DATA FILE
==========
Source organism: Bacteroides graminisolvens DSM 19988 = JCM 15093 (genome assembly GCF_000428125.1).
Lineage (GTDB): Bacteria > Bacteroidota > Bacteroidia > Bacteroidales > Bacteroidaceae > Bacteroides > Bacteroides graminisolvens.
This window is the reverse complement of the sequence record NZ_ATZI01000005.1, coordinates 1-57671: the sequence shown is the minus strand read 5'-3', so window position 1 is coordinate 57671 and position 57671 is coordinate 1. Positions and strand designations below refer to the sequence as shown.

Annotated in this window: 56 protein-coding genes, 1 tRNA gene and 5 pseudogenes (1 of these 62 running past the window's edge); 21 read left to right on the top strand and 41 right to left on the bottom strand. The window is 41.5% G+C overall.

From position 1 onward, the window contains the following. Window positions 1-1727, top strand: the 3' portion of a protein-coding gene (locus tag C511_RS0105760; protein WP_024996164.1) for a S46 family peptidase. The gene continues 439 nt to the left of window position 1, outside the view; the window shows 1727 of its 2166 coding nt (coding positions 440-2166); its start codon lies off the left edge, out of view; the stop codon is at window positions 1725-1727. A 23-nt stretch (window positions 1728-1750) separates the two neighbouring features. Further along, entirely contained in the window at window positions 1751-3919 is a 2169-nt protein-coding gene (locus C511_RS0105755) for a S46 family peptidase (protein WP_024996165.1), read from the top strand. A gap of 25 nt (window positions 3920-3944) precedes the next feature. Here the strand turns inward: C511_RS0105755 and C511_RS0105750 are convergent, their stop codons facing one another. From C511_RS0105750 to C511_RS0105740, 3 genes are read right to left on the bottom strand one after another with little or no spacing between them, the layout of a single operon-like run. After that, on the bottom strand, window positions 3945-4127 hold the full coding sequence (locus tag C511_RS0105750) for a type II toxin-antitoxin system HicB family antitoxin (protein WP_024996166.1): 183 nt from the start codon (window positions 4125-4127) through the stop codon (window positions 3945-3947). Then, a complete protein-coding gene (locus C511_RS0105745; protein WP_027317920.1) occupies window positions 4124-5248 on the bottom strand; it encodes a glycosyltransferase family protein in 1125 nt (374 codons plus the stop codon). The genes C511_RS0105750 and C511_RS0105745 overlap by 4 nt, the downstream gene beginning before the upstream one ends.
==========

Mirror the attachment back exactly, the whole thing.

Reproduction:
Source organism: Bacteroides graminisolvens DSM 19988 = JCM 15093 (genome assembly GCF_000428125.1).
Lineage (GTDB): Bacteria > Bacteroidota > Bacteroidia > Bacteroidales > Bacteroidaceae > Bacteroides > Bacteroides graminisolvens.
This window is the reverse complement of the sequence record NZ_ATZI01000005.1, coordinates 1-57671: the sequence shown is the minus strand read 5'-3', so window position 1 is coordinate 57671 and position 57671 is coordinate 1. Positions and strand designations below refer to the sequence as shown.

Annotated in this window: 56 protein-coding genes, 1 tRNA gene and 5 pseudogenes (1 of these 62 running past the window's edge); 21 read left to right on the top strand and 41 right to left on the bottom strand. The window is 41.5% G+C overall.

From position 1 onward, the window contains the following. Window positions 1-1727, top strand: the 3' portion of a protein-coding gene (locus tag C511_RS0105760; protein WP_024996164.1) for a S46 family peptidase. The gene continues 439 nt to the left of window position 1, outside the view; the window shows 1727 of its 2166 coding nt (coding positions 440-2166); its start codon lies off the left edge, out of view; the stop codon is at window positions 1725-1727. A 23-nt stretch (window positions 1728-1750) separates the two neighbouring features. Further along, entirely contained in the window at window positions 1751-3919 is a 2169-nt protein-coding gene (locus C511_RS0105755) for a S46 family peptidase (protein WP_024996165.1), read from the top strand. A gap of 25 nt (window positions 3920-3944) precedes the next feature. Here the strand turns inward: C511_RS0105755 and C511_RS0105750 are convergent, their stop codons facing one another. From C511_RS0105750 to C511_RS0105740, 3 genes are read right to left on the bottom strand one after another with little or no spacing between them, the layout of a single operon-like run. After that, on the bottom strand, window positions 3945-4127 hold the full coding sequence (locus tag C511_RS0105750) for a type II toxin-antitoxin system HicB family antitoxin (protein WP_024996166.1): 183 nt from the start codon (window positions 4125-4127) through the stop codon (window positions 3945-3947). Then, a complete protein-coding gene (locus C511_RS0105745; protein WP_027317920.1) occupies window positions 4124-5248 on the bottom strand; it encodes a glycosyltransferase family protein in 1125 nt (374 codons plus the stop codon). The genes C511_RS0105750 and C511_RS0105745 overlap by 4 nt, the downstream gene beginning before the upstream one ends.